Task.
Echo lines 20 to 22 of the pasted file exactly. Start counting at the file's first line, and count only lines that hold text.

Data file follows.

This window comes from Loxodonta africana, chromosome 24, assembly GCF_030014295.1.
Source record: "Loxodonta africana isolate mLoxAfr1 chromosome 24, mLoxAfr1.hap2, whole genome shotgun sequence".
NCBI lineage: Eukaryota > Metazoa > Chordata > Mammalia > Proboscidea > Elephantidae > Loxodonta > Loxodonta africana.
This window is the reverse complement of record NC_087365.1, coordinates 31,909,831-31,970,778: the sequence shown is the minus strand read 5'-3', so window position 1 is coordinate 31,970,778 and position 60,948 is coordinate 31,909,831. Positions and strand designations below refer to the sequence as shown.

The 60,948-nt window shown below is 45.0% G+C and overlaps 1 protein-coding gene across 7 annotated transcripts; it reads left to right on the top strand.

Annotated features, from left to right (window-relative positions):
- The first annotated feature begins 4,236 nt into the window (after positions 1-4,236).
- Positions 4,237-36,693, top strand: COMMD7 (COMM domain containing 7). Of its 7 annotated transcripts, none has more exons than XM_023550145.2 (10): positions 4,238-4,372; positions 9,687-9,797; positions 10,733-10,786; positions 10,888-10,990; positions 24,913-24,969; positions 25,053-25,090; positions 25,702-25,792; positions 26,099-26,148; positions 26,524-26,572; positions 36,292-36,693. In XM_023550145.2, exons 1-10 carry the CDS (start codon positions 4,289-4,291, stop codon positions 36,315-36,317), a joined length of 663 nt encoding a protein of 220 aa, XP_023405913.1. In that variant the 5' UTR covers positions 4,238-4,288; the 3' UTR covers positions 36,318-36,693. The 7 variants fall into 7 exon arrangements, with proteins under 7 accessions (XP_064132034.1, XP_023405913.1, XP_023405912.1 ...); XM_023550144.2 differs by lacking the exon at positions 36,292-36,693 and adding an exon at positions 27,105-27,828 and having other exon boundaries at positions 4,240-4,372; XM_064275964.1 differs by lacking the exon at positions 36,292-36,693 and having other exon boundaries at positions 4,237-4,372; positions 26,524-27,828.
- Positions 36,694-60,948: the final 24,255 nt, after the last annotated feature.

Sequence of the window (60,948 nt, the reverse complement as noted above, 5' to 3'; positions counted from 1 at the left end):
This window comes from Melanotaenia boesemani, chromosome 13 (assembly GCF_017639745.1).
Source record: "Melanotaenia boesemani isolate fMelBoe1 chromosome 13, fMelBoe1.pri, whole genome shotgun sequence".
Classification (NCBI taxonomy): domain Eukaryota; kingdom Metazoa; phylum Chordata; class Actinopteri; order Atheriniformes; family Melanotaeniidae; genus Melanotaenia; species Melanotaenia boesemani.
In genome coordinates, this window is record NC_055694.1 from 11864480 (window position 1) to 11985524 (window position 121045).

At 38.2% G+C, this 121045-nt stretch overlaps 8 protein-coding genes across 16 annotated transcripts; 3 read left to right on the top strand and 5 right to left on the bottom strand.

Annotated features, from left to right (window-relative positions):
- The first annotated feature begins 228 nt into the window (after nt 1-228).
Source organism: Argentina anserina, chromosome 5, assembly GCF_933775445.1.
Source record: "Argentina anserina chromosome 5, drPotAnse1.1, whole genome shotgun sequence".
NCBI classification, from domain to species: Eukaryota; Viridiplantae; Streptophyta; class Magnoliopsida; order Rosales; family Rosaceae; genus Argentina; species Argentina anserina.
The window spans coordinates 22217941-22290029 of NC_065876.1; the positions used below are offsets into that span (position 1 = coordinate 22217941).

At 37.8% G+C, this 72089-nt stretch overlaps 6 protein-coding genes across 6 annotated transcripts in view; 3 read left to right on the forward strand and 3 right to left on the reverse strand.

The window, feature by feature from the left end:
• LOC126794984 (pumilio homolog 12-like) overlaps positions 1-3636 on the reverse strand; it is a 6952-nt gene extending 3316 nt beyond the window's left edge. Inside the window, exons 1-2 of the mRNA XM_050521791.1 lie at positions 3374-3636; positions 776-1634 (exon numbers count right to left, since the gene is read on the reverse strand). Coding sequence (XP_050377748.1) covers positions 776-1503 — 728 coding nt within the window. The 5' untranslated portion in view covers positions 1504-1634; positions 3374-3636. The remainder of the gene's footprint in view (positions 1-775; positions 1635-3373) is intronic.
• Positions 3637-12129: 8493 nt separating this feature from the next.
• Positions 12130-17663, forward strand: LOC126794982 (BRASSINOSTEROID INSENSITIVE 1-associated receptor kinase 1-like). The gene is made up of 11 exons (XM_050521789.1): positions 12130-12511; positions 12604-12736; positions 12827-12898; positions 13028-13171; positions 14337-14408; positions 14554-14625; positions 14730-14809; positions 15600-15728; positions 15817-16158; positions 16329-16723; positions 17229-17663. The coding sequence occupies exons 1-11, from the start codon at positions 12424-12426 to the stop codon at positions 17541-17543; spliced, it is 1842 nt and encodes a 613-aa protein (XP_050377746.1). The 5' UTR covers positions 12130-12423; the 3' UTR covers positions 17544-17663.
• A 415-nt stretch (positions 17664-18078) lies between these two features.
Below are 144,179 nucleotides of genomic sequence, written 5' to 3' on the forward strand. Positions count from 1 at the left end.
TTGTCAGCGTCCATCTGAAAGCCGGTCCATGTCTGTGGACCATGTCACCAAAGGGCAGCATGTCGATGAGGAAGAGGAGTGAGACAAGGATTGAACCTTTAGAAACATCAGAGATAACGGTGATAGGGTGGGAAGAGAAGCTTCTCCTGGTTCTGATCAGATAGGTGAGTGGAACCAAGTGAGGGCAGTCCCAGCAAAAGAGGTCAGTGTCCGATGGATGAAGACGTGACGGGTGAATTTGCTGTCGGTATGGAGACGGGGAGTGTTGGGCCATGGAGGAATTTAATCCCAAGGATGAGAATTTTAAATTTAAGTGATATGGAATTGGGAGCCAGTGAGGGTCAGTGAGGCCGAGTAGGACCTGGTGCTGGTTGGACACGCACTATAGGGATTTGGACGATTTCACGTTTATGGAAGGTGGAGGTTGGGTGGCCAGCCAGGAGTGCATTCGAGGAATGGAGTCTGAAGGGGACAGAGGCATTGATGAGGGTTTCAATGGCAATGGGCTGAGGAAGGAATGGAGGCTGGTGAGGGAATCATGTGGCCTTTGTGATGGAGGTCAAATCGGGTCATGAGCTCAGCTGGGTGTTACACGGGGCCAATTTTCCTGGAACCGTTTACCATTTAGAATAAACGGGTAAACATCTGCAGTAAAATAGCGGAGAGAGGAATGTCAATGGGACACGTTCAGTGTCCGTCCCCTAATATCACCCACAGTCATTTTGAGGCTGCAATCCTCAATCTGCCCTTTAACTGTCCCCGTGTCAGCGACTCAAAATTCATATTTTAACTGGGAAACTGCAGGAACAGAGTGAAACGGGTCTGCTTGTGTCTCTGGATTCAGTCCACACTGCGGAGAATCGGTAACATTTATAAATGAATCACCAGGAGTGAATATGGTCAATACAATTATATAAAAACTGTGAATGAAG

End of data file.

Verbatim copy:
NCBI classification, from domain to species: Eukaryota; Viridiplantae; Streptophyta; class Magnoliopsida; order Rosales; family Rosaceae; genus Argentina; species Argentina anserina.
The window spans coordinates 22217941-22290029 of NC_065876.1; the positions used below are offsets into that span (position 1 = coordinate 22217941).

At 37.8% G+C, this 72089-nt stretch overlaps 6 protein-coding genes across 6 annotated transcripts in view; 3 read left to right on the forward strand and 3 right to left on the reverse strand.